“I tie a scarf around my hair, then put my mask on. I mess with the mask less that way, so I’m not touching my face. I really don’t wanna get it, I’m 61, I’m in a high risk group.” My mom’s warehouse job pays fourteen dollars an hour. “I want to quit but I need the insurance, I’m too young to retire.” I recall this conversation when White House economic advisor Kevin Hassett remarks “our human capital stock is ready to get back to work,” a phrase in which every idea is a malignant lie. I swallow the fear, think “Mom’s healthy, physically fit for her age, eats right.” If she gets the virus it won’t be her first employee injury, or even her first in 2020. She broke a bone at work earlier this year. When I was little she wore a back brace from another accident at a warehouse job. Workers were already unsafe pre-pandemic.
Bureau of Labor Statistics (BLS) data shows 5 occupational injuries or illnesses for every 100 warehouse workers in 2018, and 2,834,500 total US occupational injuries or illnesses. Employee injuries are dramatically underreported too, especially for low-waged workers of color and immigrants, according to the National Employment Law Project (NELP). NELP also reports the US is at a 45 year low for federal workplace safety inspectors, with fewer Occupational Safety and Health Administration (OSHA) worksite inspections under Trump than under either Bush or Obama. Decreasing inspections increases dangerous conditions. NELP says “worker safety and health is in crisis today.”
In important respects COVID-19 intensifies pre-existing patterns. Employment forces many people to decide between a chance of physical harm or a certainty of financial harm, a cruel choice exacerbated by flat pay and insecure employment. Structural racism and sexism aggravate these ugly situations for many people.
Employment’s concrete dangers contrast with political and legal abstractions like “re-opening” the economy. For many the economy never closed. The World Economic Forum estimates only 29% of Americans can work from home. “Re-open” is an Orwellism for imposing work by refusing to mitigate economic necessity. Many Americans want the opposite. In April, of two thousand people surveyed by management consulting firm Qualtrics, two thirds said they do not feel comfortable going to work. The Department of Labor and its state-level analogs forbid people to collect unemployment benefits if they quit due to infection fears. This financially compels people to take health risks - “re-open,” indeed.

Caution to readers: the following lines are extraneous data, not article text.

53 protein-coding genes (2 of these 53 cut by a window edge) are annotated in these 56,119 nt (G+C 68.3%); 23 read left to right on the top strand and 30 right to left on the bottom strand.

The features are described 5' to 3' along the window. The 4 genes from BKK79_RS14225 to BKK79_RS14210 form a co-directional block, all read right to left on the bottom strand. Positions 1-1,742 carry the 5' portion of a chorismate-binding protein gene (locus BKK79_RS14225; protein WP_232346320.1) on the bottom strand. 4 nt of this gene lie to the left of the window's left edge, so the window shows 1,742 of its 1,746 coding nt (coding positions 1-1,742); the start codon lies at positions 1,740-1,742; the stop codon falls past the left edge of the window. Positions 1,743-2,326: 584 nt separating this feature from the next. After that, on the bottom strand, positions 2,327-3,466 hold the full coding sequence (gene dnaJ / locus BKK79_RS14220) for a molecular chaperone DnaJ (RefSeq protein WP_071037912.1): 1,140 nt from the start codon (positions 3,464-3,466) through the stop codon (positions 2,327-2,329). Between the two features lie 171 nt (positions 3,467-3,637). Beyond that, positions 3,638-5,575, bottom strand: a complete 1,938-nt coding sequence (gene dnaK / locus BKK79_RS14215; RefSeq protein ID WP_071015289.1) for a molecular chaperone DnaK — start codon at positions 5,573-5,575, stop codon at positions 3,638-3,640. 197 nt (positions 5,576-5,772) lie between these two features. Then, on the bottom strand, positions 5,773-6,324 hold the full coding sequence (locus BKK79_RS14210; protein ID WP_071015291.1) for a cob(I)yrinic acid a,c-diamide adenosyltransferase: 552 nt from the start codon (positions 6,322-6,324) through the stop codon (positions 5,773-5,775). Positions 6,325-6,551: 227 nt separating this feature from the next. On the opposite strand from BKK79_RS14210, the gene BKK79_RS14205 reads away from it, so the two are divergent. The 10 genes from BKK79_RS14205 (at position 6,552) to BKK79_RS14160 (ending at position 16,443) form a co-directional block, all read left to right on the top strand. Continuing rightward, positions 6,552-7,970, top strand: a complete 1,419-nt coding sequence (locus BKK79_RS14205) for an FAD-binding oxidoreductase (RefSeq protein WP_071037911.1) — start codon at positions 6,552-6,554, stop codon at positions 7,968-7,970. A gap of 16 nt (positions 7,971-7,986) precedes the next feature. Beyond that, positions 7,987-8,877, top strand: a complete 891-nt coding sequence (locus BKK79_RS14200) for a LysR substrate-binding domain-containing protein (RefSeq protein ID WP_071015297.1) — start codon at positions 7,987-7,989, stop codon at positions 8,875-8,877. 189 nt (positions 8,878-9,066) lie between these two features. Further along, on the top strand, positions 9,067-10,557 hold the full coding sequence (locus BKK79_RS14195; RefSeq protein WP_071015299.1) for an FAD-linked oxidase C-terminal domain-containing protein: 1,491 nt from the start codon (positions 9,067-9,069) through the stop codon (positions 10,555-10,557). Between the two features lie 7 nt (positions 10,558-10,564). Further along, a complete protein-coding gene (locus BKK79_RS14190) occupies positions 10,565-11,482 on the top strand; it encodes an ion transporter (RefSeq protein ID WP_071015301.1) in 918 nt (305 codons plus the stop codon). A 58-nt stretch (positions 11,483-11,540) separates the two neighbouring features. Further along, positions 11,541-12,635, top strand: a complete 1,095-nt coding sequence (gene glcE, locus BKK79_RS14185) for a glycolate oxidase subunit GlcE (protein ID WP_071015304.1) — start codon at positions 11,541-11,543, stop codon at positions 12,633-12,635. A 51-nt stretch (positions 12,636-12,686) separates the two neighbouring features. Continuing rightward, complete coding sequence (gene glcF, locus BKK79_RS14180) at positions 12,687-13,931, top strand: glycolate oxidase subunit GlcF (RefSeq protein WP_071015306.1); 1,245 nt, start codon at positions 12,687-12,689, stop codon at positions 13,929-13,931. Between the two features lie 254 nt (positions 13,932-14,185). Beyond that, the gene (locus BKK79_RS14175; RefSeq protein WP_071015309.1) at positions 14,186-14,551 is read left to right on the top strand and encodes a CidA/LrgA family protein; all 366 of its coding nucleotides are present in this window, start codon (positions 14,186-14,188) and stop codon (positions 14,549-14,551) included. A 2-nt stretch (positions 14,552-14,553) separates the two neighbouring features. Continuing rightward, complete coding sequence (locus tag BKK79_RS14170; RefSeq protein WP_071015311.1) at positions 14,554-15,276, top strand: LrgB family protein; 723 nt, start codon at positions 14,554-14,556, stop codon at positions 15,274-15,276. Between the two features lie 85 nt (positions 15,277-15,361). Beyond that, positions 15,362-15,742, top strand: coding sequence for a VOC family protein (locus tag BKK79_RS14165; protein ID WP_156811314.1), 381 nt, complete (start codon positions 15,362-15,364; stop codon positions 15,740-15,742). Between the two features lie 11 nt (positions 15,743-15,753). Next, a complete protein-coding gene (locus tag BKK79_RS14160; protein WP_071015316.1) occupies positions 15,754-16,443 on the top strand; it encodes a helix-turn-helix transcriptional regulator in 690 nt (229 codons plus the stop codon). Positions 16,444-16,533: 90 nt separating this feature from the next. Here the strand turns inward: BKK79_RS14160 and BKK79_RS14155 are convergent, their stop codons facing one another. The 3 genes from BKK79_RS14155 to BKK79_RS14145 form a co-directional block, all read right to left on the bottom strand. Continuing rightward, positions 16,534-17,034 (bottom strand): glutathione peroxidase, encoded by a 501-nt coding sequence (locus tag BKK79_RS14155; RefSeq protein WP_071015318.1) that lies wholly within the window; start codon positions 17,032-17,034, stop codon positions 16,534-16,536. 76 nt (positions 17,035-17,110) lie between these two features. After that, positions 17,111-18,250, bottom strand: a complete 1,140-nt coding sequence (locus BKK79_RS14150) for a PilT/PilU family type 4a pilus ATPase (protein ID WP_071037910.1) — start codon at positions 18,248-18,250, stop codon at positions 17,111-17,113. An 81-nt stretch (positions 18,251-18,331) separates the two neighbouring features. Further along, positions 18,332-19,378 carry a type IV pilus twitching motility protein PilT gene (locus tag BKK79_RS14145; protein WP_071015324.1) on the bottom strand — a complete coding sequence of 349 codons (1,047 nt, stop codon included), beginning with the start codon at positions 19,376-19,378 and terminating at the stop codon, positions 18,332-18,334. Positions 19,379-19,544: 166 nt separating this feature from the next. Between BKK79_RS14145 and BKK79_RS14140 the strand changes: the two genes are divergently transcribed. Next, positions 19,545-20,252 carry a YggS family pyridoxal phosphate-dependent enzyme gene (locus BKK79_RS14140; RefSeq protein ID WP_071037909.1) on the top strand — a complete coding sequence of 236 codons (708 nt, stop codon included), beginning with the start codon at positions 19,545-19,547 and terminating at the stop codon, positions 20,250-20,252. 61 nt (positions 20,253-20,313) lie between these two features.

While the BLS helpfully collects injury statistics, abstract data can make us forget that behind the numbers are human beings with names, faces, and loved ones. As I discuss in my book, Injury Impoverished, capitalism has long inflicted injury and death on working class people while erasing the injured and dead from public reckoning and refusing to treat these harms as fundamentally political. Again and again, law and policy encourage people to ignore to what historian James Schmidt rightly calls “industrial violence.” The specific abstractions that facilitate these processes have changed. The social patterns have not.
“There will be more death,” President Trump said in a May interview about the economy “re-opening” when the dead already numbered in six figures, with many more injured and at risk. While labor historians know working class people are often treated as disposable, for the powerful to openly consider sending workers to die right now is disturbing.
We may never know know how many people died of COVID-19, let alone how many caught the virus at work, but it’s a lot. In The Abusable Past this May, Diego Ortúzar and Ángela Vergara surveyed COVID-19 occupational hazards. Fan-Yun Lan and others confirmed their dire findings in a May study in the journal PLOS One, saying “work-related transmission” and “occupational infections are considerable.” Newspapers have run multiple articles about people infected at work and others afraid of getting sick but who need the paycheck. In one widely reported story, Jose Andrade Garcia, employed for over two decades at a meatpacking plant owned by JBS in Marshalltown, Iowa, died just a week before retiring. It’s heartbreaking. So are the many stories we’ll never hear.
Exposure to COVID-19 is workplace violence. The virus is a weapon wielded by employers and the government. As the numbers of their victims grow, once again the pandemic presents an intensified version of longstanding patterns: the unnerving truth is that workers like my mom are on their own.
(I wrote this some time in 2020, I no longer remember exactly when. It appeared in the 2020/2021 issue of the LAWCHA newsletter.)